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numbers123
01-21-2012, 02:11 AM
But I am a ghost - see my username. Ghosts only have so many lives. :P

rjblue
01-21-2012, 02:38 AM
Completely disagree. I mean, if we had a joint bank account of course we'd share passwords for that :P , but I wouldn't let my partner have my email or Facebook password. Because if someone receives an email from that account, they completely expect it to be from me. When someone sends me an email to my account, they expect only me to read it.

My partner and I are not the same person. We're not even a hive mind and we like completely different things, and we don't expect each other to pretend to like the other's hobbies or preferences because that's just silly.

We're different people who choose to have one life together. I thought that was what marriage was about - two people whose lives are intertwined. Not two people literally turning into one. That's just creepy.

And possibly a good basis for a horror movie. :lol:What's creepy is that in most places in the world, two gay people can't choose to have this kind of relationship. Married people don't have to testify against each other in court, and have the power to make medical decisions for each other. Those are the sorts of things that being "one person" give you - not a creepy hive mind where you only like the same thing.

"I trust you and don't need to know your passwords" is a perfectly wonderful relationship as long as that makes both people happy.

"I don't need to have privacy from you" is a perfectly wonderful relationship as long as it makes both people happy.

It is when person one tries to have a relationship with person two that things are bad.

manleywoman
01-21-2012, 03:10 AM
I know my husband's passwords to everything, but I don;t bother looking for anything.

triple_toe
01-21-2012, 03:35 AM
^ Exactly. I don't understand why having passwords automatically equates looking through emails, facebook, whatever. Just because you have someone's password doesn't mean you're going to use it. I knew my parents' pin numbers for bank cards and their computer passwords because I needed them at one point for something, but I never would have dreamt of using them without permission. I knew facebook passwords of friends as well but I never snooped with them. You should be able to respect other people's privacy even if you have the opportunity not to.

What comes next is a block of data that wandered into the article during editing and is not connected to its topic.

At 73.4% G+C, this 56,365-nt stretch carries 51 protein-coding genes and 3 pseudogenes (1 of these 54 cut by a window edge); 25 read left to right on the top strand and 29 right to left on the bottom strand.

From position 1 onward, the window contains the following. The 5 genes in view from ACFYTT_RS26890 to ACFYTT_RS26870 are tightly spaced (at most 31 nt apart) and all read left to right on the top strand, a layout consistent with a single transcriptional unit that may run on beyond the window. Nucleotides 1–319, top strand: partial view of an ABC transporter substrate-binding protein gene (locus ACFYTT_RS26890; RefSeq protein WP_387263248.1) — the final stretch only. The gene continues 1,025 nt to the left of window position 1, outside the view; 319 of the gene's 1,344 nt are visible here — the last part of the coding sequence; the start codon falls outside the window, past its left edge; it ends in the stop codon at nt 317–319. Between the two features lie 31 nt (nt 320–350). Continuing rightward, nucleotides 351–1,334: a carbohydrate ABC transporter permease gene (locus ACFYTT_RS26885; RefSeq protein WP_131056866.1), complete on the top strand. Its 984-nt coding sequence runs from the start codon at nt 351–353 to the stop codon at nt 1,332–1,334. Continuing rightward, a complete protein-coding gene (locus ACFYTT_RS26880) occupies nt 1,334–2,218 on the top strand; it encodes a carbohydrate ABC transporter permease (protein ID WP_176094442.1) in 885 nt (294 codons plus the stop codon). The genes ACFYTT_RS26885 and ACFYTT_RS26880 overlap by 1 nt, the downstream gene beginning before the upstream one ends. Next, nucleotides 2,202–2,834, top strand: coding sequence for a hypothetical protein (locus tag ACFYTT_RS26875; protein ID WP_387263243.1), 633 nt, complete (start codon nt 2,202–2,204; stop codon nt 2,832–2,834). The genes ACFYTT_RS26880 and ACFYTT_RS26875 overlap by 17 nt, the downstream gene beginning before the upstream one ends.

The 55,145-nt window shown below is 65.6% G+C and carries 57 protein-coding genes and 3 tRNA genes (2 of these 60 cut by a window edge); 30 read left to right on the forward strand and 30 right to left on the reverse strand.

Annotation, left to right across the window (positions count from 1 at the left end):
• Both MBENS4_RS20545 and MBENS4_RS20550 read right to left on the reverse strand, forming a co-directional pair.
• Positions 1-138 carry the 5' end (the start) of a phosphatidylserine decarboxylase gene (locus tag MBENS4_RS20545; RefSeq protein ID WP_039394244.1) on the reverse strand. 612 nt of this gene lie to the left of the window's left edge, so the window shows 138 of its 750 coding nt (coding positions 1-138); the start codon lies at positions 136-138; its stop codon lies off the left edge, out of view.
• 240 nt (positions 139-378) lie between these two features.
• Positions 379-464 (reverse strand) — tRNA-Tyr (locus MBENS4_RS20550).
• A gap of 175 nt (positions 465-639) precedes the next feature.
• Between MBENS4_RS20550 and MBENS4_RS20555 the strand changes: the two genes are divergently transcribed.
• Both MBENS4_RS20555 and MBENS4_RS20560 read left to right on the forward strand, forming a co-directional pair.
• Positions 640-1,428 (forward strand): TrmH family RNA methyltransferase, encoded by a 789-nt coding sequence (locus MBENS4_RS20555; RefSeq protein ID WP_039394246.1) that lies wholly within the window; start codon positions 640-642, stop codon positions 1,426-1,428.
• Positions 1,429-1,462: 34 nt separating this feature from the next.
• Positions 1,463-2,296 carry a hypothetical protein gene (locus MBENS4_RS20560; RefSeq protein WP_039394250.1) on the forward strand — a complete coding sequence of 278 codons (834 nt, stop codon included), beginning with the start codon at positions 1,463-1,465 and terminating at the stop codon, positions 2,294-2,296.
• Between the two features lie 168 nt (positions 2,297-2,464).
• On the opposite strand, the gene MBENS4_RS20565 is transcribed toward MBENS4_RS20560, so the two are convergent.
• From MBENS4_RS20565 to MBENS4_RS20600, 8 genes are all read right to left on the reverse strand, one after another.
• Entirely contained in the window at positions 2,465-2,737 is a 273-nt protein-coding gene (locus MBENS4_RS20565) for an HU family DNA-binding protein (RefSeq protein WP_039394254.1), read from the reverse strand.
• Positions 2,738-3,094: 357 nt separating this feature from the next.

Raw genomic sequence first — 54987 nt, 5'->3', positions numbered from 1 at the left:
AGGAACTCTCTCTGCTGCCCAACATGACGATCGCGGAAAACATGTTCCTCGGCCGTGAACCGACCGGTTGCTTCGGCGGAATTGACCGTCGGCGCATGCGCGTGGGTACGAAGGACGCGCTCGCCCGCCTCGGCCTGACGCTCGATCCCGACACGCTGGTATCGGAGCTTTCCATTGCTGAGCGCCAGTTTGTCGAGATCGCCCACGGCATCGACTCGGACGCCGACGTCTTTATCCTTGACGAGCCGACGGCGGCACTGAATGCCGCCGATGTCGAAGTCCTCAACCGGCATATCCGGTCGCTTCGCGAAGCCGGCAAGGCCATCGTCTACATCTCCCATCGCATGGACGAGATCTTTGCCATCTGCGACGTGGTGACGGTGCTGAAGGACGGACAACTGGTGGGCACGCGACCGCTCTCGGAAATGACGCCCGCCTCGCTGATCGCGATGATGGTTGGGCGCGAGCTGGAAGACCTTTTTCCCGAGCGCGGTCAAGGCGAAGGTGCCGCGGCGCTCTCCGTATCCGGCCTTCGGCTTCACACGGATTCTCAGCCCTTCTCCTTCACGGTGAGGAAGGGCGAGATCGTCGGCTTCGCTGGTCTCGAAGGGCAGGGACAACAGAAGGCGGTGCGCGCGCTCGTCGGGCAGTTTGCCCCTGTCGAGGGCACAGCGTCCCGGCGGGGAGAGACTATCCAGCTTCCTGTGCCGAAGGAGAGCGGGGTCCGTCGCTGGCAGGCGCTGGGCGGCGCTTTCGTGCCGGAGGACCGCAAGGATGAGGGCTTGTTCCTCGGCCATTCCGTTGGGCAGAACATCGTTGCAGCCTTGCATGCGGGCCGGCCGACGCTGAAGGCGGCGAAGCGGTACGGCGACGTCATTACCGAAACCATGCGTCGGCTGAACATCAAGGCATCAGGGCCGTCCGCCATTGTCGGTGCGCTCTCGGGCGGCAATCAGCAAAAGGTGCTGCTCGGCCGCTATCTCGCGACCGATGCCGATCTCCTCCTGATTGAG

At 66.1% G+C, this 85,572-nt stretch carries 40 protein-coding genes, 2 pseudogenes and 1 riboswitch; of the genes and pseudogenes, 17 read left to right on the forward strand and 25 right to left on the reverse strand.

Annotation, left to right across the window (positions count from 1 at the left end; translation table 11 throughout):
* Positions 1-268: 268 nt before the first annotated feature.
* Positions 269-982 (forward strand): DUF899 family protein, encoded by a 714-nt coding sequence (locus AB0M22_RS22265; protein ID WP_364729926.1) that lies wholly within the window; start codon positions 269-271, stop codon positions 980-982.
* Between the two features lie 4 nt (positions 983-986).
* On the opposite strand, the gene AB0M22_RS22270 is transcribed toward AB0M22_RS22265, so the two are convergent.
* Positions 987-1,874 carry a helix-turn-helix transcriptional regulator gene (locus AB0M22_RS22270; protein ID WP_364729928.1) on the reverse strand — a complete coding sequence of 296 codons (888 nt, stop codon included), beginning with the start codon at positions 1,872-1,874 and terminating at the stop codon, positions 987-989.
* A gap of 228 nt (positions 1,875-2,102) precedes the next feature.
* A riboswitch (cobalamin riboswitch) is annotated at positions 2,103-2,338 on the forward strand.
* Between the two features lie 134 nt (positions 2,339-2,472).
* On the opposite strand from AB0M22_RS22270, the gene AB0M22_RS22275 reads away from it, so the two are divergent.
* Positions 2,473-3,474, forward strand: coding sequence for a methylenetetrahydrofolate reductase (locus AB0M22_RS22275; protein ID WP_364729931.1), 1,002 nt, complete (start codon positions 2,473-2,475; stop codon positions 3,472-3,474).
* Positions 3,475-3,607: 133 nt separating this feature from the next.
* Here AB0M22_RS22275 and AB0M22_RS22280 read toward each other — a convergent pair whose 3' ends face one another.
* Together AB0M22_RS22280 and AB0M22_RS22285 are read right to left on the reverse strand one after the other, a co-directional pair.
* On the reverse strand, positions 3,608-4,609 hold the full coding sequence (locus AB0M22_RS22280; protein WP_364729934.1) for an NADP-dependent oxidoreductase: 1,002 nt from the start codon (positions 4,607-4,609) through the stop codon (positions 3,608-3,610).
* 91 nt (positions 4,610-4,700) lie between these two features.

WindSpirit
01-21-2012, 03:44 AM
"I don't need to have privacy from you" is a perfectly wonderful relationship as long as it makes both people happy. How does that translates to them having other relationships with their family, friends, etc.? Do they tell everyone that from now on they will share everything with each other, so their family and friends are aware of the fact that everything they will say or write to one of them might and will be shared with that person's SO?

I guess most people who share everything don't bother telling other people about it, so unless their email have both of their names which makes it obvious, their friends probably don't even realize that everything they share with their friend is being read by/shared with their SO. I can't imagine they all would be happy about it if they found out. I hope at least most people would give them the courtesy to opt out of the "no privacy" deal.

Angelskates
01-21-2012, 04:29 AM
Angelskates - if anything ever happens to me, I imagine Princess Leppard could tell FSU. :P

And I would volunteer to take on the role of sharing cupcakes with PL. Of course, the distance might be a problem, but I'm sure plenty of other posters would volunteer too. You'd have to be replaced by more than one person. You're special ;)


I would never give my passwords to anyone, unless I was in a relationship with the person.

A friendship is a relationship to me. Just because it's not sexual doesn't make it any more or less important or more or less trustworthy. Do you mean you'd only share passwords in a sexual relationship? Or a long-term sexual relationship? Or marriage?

I'm single, and I felt I needed some people to have my information in case it was needed by me and I couldn't access it, or in case something happened to me. Those people agreed to keep that information. Only two gave me the same information in return (which I have used at their requests a couple of times), and one of those is single. It's been more than 10 years since it was given and it's been used, at my request, a few times too - at least once by each person who has access to it.

Aussie Willy
01-21-2012, 07:47 AM
A friendship is a relationship to me. Just because it's not sexual doesn't make it any more or less important or more or less trustworthy. Do you mean you'd only share passwords in a sexual relationship? Or a long-term sexual relationship? Or marriage?

If you want clarification then it would be a marriage type relationship or a member of my immediate family because I know I could trust them. But I can understand people who have family members they wouldn't trust.

bek
01-21-2012, 01:35 PM
I had an ex boyfriend who gave me his email password once. It wasn't demanded by me it was more him bragging because he said none of his friends had figured it out. I never went into his email though. That would be an invasion of privacy, and I never gave him mine. :lol:

And I agree with the point even if you trust your spouse 100%; there is the simple fact that there are people who are emailing you who may not want your spouse/significant other to know everything.